Tomioka Silk Mill
|UNESCO World Heritage Site|
|Location||Gunma Prefecture, Japan|
|Part of||Tomioka Silk Mill and Related Sites|
|Criteria||Cultural: (ii), (iv)|
|Inscription||2014 (38th Session)|
|Area||5.5 ha (14 acres)|
|Buffer zone||151.1 ha (373 acres)|
Tomioka Silk Mill (富岡製糸場 Tomioka Seishijō) is Japan's oldest modern model silk reeling factory, established in 1872 by the government to introduce modern machine silk reeling from France and spread its technology in Japan. The factory is designated by the government as a historic site and all its buildings are preserved in very good condition. It is a big factory in the old city of Tomioka, in Gunma prefecture, Japan — about 100 km northwest of Tokyo.
Soon after the Meiji Restoration in the late 19th century, the Japanese government hastened the modernization of Japan to catch up with European countries. Japanese raw silk was the most important export and sustained the growth of Japan’s economy at that time. During this boom, however, the Japanese silk industry began to sacrifice the quality of its silk for quantity, which rapidly harmed the reputation of Japan as a raw silk manufacturer. As a result, the national government decided to establish the Tomioka Silk Mill as a model filature facility equipped with the most sophisticated machinery to improve the quality of raw silk.
In 1870, Paul Brunat, who worked in a French trading company in Yokohama, researched suitable locations for a silk mill in the Kantō region and selected the site in Tomioka City from among the candidates.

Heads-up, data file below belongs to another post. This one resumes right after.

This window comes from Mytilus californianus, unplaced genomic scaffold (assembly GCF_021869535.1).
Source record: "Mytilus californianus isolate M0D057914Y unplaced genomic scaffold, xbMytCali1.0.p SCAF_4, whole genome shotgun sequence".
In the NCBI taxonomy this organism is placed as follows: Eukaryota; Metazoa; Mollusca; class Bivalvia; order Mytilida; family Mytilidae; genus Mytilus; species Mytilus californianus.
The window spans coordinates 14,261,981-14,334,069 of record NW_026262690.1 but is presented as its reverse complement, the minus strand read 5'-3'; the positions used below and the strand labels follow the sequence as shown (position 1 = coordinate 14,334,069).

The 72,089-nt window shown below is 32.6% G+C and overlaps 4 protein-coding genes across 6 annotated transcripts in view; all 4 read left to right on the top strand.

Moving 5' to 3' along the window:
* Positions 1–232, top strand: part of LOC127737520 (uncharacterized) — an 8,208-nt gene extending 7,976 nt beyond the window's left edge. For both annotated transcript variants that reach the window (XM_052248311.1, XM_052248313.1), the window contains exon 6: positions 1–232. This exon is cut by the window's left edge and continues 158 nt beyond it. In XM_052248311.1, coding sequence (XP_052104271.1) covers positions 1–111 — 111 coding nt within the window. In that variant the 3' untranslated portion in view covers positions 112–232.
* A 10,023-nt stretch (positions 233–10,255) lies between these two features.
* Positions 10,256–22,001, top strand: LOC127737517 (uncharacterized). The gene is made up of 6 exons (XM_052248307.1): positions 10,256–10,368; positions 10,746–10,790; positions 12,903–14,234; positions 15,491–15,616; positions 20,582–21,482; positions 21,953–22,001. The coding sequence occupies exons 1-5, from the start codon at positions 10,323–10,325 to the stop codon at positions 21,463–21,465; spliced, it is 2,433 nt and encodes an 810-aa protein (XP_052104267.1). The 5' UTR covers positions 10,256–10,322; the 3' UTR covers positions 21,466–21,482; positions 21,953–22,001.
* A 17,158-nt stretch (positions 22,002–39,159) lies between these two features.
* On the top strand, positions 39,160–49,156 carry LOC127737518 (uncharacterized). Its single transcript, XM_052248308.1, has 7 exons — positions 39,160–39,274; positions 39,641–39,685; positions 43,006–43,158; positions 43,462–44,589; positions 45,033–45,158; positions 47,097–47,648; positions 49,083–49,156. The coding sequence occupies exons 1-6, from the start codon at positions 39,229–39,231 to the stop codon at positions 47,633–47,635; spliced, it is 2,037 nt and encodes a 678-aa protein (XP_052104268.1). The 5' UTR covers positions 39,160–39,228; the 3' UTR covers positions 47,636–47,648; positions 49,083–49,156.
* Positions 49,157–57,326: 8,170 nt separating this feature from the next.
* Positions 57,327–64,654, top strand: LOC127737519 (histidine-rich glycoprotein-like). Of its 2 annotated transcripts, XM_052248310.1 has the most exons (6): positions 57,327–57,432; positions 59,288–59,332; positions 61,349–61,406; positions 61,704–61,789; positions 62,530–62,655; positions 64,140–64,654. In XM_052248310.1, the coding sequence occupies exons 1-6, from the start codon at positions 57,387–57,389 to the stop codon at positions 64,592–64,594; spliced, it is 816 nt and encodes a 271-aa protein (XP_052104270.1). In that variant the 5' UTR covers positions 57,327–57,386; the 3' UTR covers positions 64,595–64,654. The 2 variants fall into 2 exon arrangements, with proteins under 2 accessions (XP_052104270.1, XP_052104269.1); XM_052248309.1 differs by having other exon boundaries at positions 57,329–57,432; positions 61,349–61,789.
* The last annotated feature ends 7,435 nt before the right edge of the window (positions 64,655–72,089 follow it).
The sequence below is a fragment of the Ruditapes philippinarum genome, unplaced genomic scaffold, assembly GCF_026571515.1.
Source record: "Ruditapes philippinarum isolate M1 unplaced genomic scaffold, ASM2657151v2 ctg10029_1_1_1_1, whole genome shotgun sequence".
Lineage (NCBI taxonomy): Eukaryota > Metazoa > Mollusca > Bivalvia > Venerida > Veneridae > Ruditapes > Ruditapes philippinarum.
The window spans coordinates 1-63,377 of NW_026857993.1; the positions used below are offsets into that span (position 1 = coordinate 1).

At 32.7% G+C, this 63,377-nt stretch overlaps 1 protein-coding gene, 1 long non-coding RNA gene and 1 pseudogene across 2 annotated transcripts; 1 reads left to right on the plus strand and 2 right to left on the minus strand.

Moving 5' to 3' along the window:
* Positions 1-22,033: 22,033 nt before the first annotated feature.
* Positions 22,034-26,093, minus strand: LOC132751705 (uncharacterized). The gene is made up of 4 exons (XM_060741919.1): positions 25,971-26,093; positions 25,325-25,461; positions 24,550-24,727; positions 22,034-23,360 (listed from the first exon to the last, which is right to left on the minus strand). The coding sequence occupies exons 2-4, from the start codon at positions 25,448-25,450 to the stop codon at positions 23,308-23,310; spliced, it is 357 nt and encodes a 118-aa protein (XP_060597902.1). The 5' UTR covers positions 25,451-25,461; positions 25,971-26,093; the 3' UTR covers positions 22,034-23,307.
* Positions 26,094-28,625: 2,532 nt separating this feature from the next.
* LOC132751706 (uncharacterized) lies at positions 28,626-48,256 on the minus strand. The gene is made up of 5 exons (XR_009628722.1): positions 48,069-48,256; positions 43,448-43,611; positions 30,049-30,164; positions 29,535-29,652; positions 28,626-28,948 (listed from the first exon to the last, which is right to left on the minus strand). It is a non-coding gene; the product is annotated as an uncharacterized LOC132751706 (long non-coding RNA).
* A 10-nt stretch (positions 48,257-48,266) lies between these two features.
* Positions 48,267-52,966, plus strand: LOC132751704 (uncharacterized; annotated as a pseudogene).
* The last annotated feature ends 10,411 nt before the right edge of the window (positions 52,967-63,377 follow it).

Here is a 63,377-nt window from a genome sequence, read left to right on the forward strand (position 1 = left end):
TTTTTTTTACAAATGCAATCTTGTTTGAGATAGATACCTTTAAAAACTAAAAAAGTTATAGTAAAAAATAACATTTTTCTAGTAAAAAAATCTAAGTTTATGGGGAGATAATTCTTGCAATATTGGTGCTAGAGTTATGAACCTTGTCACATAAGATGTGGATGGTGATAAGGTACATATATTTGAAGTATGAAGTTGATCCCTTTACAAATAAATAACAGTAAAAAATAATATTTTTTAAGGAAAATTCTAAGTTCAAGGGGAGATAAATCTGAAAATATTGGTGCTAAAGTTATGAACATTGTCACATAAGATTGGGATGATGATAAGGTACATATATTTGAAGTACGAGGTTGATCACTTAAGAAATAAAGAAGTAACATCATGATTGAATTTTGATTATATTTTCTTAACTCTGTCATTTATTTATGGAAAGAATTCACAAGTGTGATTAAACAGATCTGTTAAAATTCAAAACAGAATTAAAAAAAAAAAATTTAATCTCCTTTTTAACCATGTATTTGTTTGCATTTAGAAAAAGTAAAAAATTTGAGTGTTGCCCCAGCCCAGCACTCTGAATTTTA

The construction began in 1871 and was completed in July the next year. Three months later the factory started operation. In the beginning, there were 150 silk reeling machines (300 basins), and about 400 female workers operated the machines in the mill. The lifestyle of the workers has been recorded in the diary of one, Wada Ei.
Tomioka Silk Mill concentrated on offering high-quality raw silk. But even though their silk enjoyed a good reputation overseas for its high quality, the business was always in the red. Even after reducing costs, they continued to suffer from chronic deficits. As a result, the government decided to privatize Tomioka Silk Mill and transferred its business to the Mitsui Finance Group in 1893. In 1902 it was transferred again, from the Mitsui Finance Group to the Hara Company.
In 1939 (the 14th year of the Showa Era), Tomioka Silk Mill was transferred to Katakura Industries Co., Ltd, the largest silk reeling company in Japan. The mill contributed actively to the growth of Japan’s economy during and after World War II. Tomioka Silk Mill was closed in March 1987, and it is well looked after as a historic site.
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